(Explanation of what I'm talking about - bonds being below 3% means that EVERYONE is willing to lend the US government money because they view it as safe. This goes somewhat counter to the idea being promulgated by conservatives that as the government amasses more debt bond buyers will at some point be completely unwilling to lend the government money and bond prices will soar and we will be unable to finance our expenditures - i.e. Greece. My own addition to this is that the US government enjoys a position of lender of last resort to the world - that is - if we default the world we know will cease to exist. It will make the Great Depression look like a shallow recession. It's like the Supreme Court, it's not that they're infallible, they're infallible because they're the highest court in the land.)

The Big Picture on net worth on as percentage of disposable income.

Algae as a biofuel seems to be nearing the possibility stage.

The biggest story of the day - wikileaks published 77,000 reports from Afghanistan that give a different view of the war then what is generally portrayed.

This is a must read: Martin Wolf, a British economist, explains supply side economics or rather the failure of along with a host of other scientifically broken models that politicians love to tout. Scarey. Here's Krugmans simple take down of supply side economics.

Nanosecond market trading pushes the envelope of internet speeds for all.

Readings #2

Want to try out a Leica M9 for a few hours? Go to NYC... damnit.

Hawaii puts the kabash on "birthers" (people who think President Obama is not a natural-born US citizen) because they're burdening the health department with all their requests. Even the right is embarrassed, and this is coming from people who expect you to be bad at math to buy the party line.

Interesting design company in Brooklyn called RockPaperRobot.

Life on earth has one common ancestor. Not to say that life on earth only arose once but rather that life does in fact (by odds of about 100,000 to 1) share a family tree and not a web.

Apparently 3-D TV's are coming out soon. The real lesson here is more that technology is changing at an increasing rate, so much so that at some point consumers are going to face interesting dillemas towards adopting new technology. A common theme in history is the adoption of new technology and how this effects societies, economies, etc., but a common occurance I'm noticing is that change is so quick now that we have a hard time adjusting. Architects barely learn a program before it is obsolete. We purchase technology that is obsolete within months and years (my laptop is 3 years old and it can barely run the newest software I put on it), and we train for jobs that are no longer needed well before we are middle aged. I'm not sure where this all points but it's interesting none the less.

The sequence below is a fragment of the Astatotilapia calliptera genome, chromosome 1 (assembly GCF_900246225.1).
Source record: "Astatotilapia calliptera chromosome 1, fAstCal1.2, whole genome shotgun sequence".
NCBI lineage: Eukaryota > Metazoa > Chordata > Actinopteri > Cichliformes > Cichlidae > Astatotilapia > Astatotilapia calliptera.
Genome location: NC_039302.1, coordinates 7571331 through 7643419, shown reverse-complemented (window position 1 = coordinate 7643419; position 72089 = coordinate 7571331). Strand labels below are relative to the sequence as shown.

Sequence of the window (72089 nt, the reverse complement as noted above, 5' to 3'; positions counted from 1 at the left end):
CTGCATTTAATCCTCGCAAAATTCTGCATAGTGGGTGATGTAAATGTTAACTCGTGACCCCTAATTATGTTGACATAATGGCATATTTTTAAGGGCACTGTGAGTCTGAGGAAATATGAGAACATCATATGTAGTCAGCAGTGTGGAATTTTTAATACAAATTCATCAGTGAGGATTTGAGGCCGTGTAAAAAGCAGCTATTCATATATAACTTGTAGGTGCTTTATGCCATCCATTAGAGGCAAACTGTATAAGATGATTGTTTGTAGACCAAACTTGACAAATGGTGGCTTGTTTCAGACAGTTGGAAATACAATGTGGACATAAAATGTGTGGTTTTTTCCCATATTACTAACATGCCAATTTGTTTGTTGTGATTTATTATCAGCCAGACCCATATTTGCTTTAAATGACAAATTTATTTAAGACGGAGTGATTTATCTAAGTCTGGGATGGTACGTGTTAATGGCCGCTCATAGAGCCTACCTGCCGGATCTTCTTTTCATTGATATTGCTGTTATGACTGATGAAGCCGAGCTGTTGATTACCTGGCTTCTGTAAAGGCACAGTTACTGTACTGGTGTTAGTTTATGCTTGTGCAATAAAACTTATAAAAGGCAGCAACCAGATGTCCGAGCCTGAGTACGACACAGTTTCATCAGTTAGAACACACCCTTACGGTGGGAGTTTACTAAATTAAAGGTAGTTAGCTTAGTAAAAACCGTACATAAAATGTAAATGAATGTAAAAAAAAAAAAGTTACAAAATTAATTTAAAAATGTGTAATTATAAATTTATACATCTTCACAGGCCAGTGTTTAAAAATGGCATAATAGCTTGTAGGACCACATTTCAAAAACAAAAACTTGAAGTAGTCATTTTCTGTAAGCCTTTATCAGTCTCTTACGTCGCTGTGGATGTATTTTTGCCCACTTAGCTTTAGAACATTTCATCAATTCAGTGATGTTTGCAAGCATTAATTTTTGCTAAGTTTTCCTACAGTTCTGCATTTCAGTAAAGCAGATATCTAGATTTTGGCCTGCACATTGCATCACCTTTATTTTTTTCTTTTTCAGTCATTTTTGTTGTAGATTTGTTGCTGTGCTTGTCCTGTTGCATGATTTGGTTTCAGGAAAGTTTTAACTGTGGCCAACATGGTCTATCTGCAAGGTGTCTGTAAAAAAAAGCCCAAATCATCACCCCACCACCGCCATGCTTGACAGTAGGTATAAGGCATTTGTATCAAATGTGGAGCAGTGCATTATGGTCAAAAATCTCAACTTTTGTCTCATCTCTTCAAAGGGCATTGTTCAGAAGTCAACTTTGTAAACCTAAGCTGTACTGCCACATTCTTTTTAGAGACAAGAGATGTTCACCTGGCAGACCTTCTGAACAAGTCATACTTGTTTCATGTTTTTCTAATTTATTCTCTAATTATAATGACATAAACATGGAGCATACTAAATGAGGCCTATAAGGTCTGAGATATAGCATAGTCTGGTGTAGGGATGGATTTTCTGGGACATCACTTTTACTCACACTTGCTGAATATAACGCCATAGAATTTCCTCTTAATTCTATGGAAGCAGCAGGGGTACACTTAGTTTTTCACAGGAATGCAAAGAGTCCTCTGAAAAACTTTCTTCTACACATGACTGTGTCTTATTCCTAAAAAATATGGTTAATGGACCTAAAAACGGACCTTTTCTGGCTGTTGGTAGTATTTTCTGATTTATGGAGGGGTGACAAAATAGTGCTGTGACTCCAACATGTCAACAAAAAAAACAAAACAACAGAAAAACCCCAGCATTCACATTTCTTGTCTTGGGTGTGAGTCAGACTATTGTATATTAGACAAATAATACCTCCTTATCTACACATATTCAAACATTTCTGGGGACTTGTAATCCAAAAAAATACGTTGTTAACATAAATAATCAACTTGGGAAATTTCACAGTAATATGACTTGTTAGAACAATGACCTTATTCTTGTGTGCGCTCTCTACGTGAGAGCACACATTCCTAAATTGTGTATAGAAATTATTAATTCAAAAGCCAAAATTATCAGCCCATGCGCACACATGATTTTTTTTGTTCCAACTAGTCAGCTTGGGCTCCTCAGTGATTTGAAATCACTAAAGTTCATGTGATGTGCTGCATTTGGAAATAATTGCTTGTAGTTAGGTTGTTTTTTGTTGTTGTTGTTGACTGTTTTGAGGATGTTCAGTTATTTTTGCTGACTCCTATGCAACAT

A company called Square has just released an application and (free) hardware (plugs into your headphone jack and is tiny) that will allow you to process credit cards on either an iphone or android based system. The fees are 2.75% + 15 cents or 3.5% + 15 cents if the card isn't present. This should make splitting lunch bills easier. I've always wondered when we will get rid of tangible money and use something similar to this, but probably less cumbersome regardless of the fact that this system is fairly light. Imagine just a fob that you can run across someone elses phone then you type an amount into your phone and they accept. Anyways, I doubt tangible money will die off for a long time, people are clingy and hate change (seriously, read that article - no pun intended). There are multiple lobbies and advocacy groups in Washington that make sure pennies and nickels get minted even though they cost 2 and 9 cents respectively to make. The advocacy groups think that changing the material of pennies will somehow decrease their value. Hey interest group - fiat money system. It's all based on confidence. This isn't even worth writing about, it's just sad that we are so encumbered by bureaucracy and interest groups/lobbyists and inability to make logical non-political decisions that we continue wasting out time with pennies, nickels, dollar bills and tangible money in general (although I don't advocate abandoning it just yet... but steps should be taken to start). Getting rid of the first two and making the other a coin would save us hundreds of millions of dollars a year. Plus, no more stupid pennies.